Ledge Light Health District working to inform all shoreline residents of 2021 mosquito control program

New London

NEW LONDON, Conn. (WTNH) — The Ledge Light Health District is working to inform all shoreline residents of their 2021 mosquito control program now as the warm weather moves into summer.

It’s the beginning of mosquito breeding season and some have already seen quite a few of them.  

“Covered in mosquito bites,” said Kaitlyn Hartley of New London. “They love me.”

That feeling is not mutual. Hartley says after a rainstorm the water doesn’t drain from the area right outside her home.

“Like really nowhere for it to go,” said Hartley. “It kind of just sits there.”

Standing water is an ideal breeding ground for mosquitos.

“You want to catch them in the beginning,” explained Katie Baldwin with the Ledge Light Health District. “It’s much more difficult to eliminate mosquitos once they’re an adult and they’re flying away.”

That is why the Ledge Light Health District is trying to let residents of East Lyme, Groton, Ledyard, Lyme, Old Lyme, New London, North Stonington, Stonington, and Waterford know about the 2021 mosquito control program now.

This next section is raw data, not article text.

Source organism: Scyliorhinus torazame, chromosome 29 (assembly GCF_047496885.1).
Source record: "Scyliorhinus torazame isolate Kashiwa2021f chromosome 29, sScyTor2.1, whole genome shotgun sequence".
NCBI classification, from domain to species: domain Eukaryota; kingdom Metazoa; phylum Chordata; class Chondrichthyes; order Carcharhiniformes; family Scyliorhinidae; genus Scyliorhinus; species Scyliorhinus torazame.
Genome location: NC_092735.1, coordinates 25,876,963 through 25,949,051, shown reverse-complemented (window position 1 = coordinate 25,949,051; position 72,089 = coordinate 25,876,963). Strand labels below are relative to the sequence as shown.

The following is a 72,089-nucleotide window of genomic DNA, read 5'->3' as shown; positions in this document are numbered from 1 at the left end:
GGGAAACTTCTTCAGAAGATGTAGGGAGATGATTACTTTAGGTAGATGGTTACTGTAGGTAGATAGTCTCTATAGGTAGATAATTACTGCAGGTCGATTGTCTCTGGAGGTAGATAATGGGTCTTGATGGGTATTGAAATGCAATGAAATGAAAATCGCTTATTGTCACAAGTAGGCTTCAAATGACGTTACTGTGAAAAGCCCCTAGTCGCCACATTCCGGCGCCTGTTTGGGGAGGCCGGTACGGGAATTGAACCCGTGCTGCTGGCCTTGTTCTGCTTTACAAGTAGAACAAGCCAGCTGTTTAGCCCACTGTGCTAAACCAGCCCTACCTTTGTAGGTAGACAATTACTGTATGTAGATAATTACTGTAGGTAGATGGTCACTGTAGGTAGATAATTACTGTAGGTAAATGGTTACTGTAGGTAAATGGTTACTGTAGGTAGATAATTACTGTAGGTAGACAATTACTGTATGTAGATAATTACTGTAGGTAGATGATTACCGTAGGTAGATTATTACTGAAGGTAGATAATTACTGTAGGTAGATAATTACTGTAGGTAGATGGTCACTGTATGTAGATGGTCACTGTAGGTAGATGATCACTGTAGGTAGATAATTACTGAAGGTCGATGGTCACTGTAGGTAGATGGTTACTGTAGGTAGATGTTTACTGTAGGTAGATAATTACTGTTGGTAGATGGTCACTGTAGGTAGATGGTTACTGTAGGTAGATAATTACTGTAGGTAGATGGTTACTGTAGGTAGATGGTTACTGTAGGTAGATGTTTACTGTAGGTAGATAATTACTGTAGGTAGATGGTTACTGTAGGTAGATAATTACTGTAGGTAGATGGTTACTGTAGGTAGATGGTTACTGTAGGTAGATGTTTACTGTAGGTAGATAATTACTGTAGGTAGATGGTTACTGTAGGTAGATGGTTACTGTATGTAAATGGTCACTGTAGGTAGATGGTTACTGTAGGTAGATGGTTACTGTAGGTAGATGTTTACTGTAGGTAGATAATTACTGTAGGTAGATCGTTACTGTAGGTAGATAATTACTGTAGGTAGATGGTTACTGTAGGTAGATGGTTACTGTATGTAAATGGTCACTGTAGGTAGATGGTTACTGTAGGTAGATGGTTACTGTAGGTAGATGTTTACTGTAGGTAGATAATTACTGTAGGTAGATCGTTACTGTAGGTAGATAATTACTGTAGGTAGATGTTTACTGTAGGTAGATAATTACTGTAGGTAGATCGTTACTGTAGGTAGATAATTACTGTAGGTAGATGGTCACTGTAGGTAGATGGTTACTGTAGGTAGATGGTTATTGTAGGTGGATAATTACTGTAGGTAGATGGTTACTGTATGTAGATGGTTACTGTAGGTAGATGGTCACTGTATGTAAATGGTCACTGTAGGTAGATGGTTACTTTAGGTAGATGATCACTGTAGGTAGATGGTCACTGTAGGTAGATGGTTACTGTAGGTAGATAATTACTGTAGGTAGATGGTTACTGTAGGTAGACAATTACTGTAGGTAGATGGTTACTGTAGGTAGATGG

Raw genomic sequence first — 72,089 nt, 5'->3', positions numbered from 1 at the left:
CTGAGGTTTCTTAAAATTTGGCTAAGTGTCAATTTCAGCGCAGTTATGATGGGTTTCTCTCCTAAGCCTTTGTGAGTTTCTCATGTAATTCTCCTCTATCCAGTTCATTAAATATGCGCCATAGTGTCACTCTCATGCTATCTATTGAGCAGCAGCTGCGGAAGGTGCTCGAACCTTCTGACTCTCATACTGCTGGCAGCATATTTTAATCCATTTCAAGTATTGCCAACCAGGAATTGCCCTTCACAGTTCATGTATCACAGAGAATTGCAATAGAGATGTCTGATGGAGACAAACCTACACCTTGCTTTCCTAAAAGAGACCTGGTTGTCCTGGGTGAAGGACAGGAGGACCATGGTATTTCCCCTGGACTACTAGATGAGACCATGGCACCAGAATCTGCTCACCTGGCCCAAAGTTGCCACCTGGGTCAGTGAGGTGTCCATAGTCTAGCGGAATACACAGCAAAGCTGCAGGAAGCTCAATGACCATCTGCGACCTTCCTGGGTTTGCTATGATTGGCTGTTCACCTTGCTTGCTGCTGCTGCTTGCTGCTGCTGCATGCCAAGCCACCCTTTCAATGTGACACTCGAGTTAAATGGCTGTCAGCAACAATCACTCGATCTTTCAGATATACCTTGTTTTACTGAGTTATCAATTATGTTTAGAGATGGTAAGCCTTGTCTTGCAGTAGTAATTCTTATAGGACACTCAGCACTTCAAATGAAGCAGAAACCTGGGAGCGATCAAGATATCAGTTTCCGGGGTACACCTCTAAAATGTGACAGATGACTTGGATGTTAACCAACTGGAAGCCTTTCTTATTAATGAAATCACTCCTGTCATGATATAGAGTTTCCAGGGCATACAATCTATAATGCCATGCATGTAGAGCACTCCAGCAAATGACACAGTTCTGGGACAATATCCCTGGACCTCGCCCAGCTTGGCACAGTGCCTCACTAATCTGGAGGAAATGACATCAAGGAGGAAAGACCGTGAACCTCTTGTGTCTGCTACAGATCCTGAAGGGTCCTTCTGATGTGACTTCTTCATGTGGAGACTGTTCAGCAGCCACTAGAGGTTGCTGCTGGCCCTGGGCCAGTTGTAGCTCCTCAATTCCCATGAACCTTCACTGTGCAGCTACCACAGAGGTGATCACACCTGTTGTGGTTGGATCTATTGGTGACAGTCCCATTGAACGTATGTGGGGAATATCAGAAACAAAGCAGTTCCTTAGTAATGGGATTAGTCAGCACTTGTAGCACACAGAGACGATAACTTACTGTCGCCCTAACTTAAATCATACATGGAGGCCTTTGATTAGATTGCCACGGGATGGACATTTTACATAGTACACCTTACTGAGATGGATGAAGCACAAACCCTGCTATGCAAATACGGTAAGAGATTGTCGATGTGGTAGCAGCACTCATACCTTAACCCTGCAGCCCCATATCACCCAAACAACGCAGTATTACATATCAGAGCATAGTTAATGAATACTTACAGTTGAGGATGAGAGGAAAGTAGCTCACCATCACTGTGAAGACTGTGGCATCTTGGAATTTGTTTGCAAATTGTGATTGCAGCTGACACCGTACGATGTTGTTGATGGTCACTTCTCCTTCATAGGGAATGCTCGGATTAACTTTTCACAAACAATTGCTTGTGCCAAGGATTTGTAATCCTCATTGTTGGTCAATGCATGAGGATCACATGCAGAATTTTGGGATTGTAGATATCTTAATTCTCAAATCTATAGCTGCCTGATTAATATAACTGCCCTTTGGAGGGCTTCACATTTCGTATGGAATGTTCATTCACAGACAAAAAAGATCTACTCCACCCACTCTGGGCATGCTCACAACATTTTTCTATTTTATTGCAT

“These dunks target mosquitos that carry Zika, EEE, and West Nile,” said Baldwin.

Plus they are all natural.

“It’s safe around pets and children,” said Baldwin.

RELATED: How to combat mosquitoes as state researchers begin seasonal testing

The Meriden Health and Human Services Department is also providing a mosquito control consultation and the larvicidal dunks at no cost.

“It can treat up to about 100 square feet of water,” said Baldwin.

The mosquito dunks are only needed if the standing water is going to be there for about 30 days. 

If it rains and you get water in something like your recycling bin just pick it up and dump it out. But make sure you do so right away because it does not take long for mosquitoes to start breeding.

“Within a couple of days. Yeah,” said Baldwin.

Breeding sites include:

  • Standing water in wetland areas or yard depressions
  • Clogged rain gutters
  • Empty garden containers
  • Used tire piles
  • Pool covers 
  • Tree holes

“The goal is to put them in places that you can’t easily eliminate the standing water,” said Baldwin.

The fewer mosquitos may mean the less of a chance of catching the debilitating diseases the insects can carry. 

Copyright 2021 Nexstar Media Inc. All rights reserved. This material may not be published, broadcast, rewritten, or redistributed.

Make-A-Wish helps 5-year-old Maine boy's dreams come true at Mystic Aquarium

News /

Municipal officials express concern about workforce at CCM convention

News /

Expired COIVD-19 vaccines administered to patients in Norwich last month

News /

Mystic Aquarium seeks donations to feed animals sustainably sourced food

News /

New London police chief reinstated after independent investigation

News /

Remainder of Bacon Academy football season canceled after staff members placed on paid administrative leave amid Title IX investigation

News /
More New London

Trending Stories

Don't Miss

More Don't Miss